St John the Evangelist Parish
February 7, 2018
Download Our New Parish App!
Our new St John the Evangelist app is now available to download for iPhone and Android smart phones. Stay connected with our parish throughout the week with instant notifications, an easy-to-access event calendar, and the ability to quickly reply to or share messages via Facebook or Twitter. Also enjoy a bunch of additional features like prayers, daily readings, helpful reminders to silence your phone before Mass or Confession, and much more.

Help foster a stronger parish life at St John the Evangelist and better engage the New Evangelization.

Use this QR code or download our app today at  We will also have cards at the doors of the church with instructions.

Ash Wednesday Masses
Wednesday, February 14th at 9am and 7pm

Ash Wednesday comes from the ancient Jewish tradition of penance and fasting. The practice includes the wearing of ashes on the head. The ashes symbolize the dust from which God made us. As the priest applies the ashes to a person's forehead, he speaks the words: "Remember that you are dust, and to dust you shall return."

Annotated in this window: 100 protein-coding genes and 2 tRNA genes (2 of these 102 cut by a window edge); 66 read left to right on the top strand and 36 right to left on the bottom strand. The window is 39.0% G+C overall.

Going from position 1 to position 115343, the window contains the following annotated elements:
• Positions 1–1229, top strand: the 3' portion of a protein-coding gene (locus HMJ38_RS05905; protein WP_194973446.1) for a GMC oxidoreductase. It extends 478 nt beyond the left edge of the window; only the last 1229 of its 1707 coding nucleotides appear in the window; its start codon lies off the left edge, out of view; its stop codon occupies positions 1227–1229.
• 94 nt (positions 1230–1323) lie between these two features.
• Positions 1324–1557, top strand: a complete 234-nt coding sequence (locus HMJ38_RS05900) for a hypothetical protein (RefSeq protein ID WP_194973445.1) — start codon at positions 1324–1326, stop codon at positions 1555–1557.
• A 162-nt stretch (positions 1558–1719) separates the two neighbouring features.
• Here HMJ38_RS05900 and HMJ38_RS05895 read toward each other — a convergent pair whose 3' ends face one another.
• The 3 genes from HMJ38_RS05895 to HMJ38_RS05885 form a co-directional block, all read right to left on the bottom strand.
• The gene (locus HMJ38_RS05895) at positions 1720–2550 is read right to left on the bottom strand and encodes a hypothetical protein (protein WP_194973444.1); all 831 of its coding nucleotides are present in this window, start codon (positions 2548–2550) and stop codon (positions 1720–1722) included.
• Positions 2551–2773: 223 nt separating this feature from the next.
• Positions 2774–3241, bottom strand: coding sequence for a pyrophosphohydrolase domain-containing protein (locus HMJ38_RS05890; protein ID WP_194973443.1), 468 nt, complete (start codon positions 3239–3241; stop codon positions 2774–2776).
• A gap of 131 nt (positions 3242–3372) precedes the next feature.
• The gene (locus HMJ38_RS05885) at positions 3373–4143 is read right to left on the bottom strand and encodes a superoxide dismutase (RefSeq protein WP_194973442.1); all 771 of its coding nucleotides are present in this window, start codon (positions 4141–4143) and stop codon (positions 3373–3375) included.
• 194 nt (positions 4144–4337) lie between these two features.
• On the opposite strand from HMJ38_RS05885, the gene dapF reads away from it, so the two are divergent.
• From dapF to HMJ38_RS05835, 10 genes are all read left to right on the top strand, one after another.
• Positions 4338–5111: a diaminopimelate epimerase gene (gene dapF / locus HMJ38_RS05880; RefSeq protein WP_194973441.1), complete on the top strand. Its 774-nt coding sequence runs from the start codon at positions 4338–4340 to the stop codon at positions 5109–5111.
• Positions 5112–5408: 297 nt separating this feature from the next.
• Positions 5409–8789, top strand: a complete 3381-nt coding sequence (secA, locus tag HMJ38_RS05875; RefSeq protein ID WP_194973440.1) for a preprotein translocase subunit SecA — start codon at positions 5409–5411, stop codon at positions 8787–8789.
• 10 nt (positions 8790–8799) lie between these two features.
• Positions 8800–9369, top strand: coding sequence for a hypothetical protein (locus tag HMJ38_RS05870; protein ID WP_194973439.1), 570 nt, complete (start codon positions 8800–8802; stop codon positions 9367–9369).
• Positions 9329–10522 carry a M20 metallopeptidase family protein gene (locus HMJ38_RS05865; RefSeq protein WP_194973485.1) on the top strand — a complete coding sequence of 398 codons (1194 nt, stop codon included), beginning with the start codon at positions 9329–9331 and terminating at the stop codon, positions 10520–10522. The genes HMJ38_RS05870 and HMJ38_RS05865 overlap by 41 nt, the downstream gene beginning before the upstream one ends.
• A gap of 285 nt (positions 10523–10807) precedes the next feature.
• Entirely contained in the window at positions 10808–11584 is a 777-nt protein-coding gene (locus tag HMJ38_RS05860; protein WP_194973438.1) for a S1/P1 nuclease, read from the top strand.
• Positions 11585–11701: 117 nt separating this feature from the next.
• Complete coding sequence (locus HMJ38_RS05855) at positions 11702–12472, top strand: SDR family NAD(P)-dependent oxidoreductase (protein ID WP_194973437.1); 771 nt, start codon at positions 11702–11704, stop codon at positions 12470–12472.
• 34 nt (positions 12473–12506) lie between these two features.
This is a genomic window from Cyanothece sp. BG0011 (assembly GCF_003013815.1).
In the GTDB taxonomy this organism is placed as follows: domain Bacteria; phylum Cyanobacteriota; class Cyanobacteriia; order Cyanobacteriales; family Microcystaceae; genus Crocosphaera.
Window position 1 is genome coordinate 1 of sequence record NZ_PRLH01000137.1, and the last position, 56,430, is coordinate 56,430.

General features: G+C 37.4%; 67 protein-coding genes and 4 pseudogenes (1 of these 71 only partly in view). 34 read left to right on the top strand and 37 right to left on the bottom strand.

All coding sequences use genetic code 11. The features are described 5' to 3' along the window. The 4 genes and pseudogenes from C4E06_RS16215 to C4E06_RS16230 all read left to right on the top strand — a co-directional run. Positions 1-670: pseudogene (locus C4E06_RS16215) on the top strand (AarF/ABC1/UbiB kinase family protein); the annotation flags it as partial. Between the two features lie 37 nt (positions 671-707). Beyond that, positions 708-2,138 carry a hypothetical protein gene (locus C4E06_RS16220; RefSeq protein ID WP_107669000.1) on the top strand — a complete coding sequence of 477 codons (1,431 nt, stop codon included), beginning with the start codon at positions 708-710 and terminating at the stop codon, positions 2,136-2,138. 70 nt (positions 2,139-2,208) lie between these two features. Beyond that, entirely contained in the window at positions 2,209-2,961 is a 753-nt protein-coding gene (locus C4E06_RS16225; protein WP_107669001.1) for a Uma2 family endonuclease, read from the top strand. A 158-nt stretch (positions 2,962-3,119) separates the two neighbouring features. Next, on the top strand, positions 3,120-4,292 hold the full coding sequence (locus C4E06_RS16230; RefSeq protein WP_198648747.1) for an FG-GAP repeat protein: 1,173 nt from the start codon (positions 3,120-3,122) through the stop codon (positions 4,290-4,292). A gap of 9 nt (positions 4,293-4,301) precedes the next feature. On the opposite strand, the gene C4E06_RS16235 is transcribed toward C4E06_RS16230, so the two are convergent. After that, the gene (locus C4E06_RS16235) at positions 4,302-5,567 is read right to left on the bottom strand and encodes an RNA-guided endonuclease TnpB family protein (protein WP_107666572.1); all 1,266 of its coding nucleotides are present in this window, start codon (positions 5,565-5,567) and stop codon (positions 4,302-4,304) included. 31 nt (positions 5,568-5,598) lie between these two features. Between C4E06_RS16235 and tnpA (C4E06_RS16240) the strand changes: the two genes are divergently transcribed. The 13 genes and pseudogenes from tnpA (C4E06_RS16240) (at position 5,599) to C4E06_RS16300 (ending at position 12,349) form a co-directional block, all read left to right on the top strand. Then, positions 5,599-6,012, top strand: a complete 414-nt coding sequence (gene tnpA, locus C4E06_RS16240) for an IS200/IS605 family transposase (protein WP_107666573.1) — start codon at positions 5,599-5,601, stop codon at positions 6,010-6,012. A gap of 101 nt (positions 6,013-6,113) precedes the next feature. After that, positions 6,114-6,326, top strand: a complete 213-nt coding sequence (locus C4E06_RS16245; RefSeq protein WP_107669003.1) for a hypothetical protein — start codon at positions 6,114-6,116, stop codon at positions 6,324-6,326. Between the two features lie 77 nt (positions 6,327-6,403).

Alternatively, the priest may speak the words, "Repent and believe in the Gospel."

Ashes also symbolize grief, in this case, grief that we have sinned and caused division from God.  Writings from the Second-century Church refer to the wearing of ashes as a sign of penance.  Priests administer ashes during Mass and all are invited to accept the ashes as a visible symbol of penance. Even non-Christians and the excommunicated are welcome to receive the ashes. The ashes are made from blessed palm branches, taken from the previous year's palm Sunday Mass.

It is important to remember that Ash Wednesday is a day of penitential prayer and fasting. Some faithful take the rest of the day off work and remain home. It is generally inappropriate to dine out, to shop, or to go about in public after receiving the ashes. Feasting is highly inappropriate. Small children, the elderly and sick are exempt from this observance.